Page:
Fail:Succeed

Success

How many of us started out in life hearing the words from peers, parents and professionals that failure is bad? Schools around the world predominantly are run on pass/fail systems. “Failure as a bad thing” seems perfectly prevalent no matter where you seem to go. Why is this so?

Why is the default setting for failure automatically deemed a negative condition? Could it also be a positive one? Or does the connotations around the word simply pertain to one’s perspective? Hmmm…

Objectively speaking, if we fail and it is thought to be a negative thing, isn’t this simply a judgment placed on us by others? Isn’t that simply an opinion based on outlook? When you think about it objectively, what it all really comes down to is how we interpret the results of any particular outcome. Either as a loss or as a progression.

My Oxford Dictionary defines failure as a “lack of success in the attainment of.” They say so, but I say NO!?

If a lack of success in attainment is the measuring stick, then how do we account for all the learning and progress that occurs along the way? So long as progress is being made, is it a failure in its negative sense? Or can it simply be a marking post along the journey toward success?

Just ask Thomas Edison. After conducting thousands of experiments to invent the light bulb with “no success,” someone asked him why he did not give up; as he had failed so many times in his attempts. Edison was reported to reply, “I haven’t failed. I have learned a thousand ways of how not to invent the light bulb.” It all comes down to how you look at it. He didn’t focus on a lack of successful attainment, he focused on attainment.

There is only one failure; that is when you quit. It is when you fail to “show up.”

To keep from being that kind of failure, always aim to give 100%. Doing so ensures that you will maximize the learning along the way to your goal, your target, or your dream. Showing up requires that you to apply yourself physically, mentally, emotionally and, yes, spiritually. By practicing this with discipline, you begin to hard-wire your nervous system and deepen the learning faster and more effectively. You will begin to create a person who is successful in failure.

When asked, Dr. John C. Maxwell will say that one of his most impactful books that he has written is his book Failing Forward. In fact, he jokes it should be required in university curriculum to teach people how to progress through life’s real challenges. He says about failures: “They’re coming. Why not be prepared?”

I recall a conversation I had with a client when the topic of failure came up.

Immediately he became argumentative. He did not “believe in failure.” To him failure implied being a loser. When I asked him if he had ever failed at anything he admitted he had. The next question I asked was if he had learned from the failure. He grudgingly admitted that he had.

Then I asked if his failures had helped him progress or move toward success. As I asked this question he had a revelation. He decided that so long as one can apply the learning to move forward, then it is a success. And just like Edison, the light bulb eventually went on.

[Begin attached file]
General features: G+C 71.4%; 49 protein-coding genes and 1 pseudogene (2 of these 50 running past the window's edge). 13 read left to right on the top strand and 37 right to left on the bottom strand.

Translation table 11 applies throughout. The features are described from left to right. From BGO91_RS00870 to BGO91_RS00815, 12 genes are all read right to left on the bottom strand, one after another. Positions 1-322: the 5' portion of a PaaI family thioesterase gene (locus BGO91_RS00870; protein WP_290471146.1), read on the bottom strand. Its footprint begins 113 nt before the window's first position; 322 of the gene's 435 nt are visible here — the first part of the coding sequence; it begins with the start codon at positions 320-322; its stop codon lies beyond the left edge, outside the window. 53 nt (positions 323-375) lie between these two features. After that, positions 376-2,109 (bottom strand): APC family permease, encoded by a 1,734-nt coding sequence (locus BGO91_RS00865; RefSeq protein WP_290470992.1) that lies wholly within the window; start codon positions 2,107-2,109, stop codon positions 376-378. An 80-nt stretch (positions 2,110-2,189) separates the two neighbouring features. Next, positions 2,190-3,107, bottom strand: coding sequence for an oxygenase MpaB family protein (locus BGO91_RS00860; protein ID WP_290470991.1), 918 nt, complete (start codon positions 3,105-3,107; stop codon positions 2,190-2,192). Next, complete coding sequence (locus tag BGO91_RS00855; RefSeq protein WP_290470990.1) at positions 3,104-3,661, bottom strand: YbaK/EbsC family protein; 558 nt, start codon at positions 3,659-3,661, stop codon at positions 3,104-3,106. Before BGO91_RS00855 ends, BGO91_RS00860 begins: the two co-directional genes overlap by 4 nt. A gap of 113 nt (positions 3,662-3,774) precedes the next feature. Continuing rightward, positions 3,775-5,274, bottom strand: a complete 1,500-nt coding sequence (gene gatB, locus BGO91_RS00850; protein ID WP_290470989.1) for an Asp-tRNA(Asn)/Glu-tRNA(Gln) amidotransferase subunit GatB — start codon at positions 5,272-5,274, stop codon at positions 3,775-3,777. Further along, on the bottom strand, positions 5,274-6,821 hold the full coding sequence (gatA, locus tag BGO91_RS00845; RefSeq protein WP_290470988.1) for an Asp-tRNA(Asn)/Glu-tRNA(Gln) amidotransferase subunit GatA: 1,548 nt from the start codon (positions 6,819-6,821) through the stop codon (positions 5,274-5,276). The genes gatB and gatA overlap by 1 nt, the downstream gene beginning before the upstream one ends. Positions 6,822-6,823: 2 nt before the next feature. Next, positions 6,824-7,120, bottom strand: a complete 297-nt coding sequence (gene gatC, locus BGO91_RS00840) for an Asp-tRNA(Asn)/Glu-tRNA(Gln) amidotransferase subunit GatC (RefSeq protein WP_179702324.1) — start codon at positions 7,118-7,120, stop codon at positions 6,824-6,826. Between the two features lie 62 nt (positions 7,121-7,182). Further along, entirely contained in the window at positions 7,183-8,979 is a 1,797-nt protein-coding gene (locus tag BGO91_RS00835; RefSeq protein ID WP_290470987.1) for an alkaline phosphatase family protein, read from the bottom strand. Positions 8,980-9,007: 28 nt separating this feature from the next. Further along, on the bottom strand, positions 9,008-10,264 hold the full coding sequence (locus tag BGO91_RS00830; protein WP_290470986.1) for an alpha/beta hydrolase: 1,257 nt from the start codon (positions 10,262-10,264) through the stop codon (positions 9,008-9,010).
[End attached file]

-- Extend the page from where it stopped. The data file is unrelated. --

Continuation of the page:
No matter what the situation, if you give it your all and learn something, then you have succeeded. That means you can always win if you apply the correct perspective. In some degree, if you are learning, you are a winner!

So, I will ask again, ‘What is failure?’  Now it is time for my definition. Failure is:

Winner

F ocussed

A nd

I nsightful

L earning

U sing

R eal

E xperience

Ask yourself what must happen for you to feel success? Your team? Your family? Your organization? Focus on that! Repeatedly. When you do not get the result you intended, how can you focus ——————–
Dr Richard Norris MBA is Head of Global Development Lifestyle Architecture
He speaks, helps clients with executive & business coaching and leadership
EmailLinkedinTwitterWeb | Skype: richardthemanofaction | +44 1738 827813
on the experience objectively?

Be persistent in discovering every bit of insight you can. Apply that insight in the future. When you do that, think of how much more of a success will you be! You will have then learned to fail to succeed.

Where have you stumbled through failure and kept your legs underneath you until you past the finish line? When have you persevered and came up a winner. How is your view toward those “failures” along the way? Do you let failing arrest your spirit? Or do you look optimistically at these events as milestones on a journey of success? I would love to hear your story!

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——————–
Dr Richard Norris MBA is Head of Global Development Lifestyle Architecture
He speaks, helps clients with executive & business coaching and leadership
Email | Linkedin | Twitter | Web | Skype: richardthemanofaction | +44 1738 827813

Image Source: www.ideachampions.com, weblogs.newsday, twittergen.com

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2 Responses

  1. You make a great point here. Carol Dweck, in her book, Mindset, shows that our attitudes toward failure, our learning, and our ultimate success are contingent on whether we believe we are capable of learning or not. I’m intrigued by the question of what it would take to create a culture in which failure is not stigmatized. I believe at W.L. Gore they actually break out champagne to celebrate failures when people took admirable risks.

  2. Hi Ryan!

    Your observation about WL Gore I believe is right. I saw the MD for the UK present once and they really take a different perspective.

    Be Awesome!
    Richard

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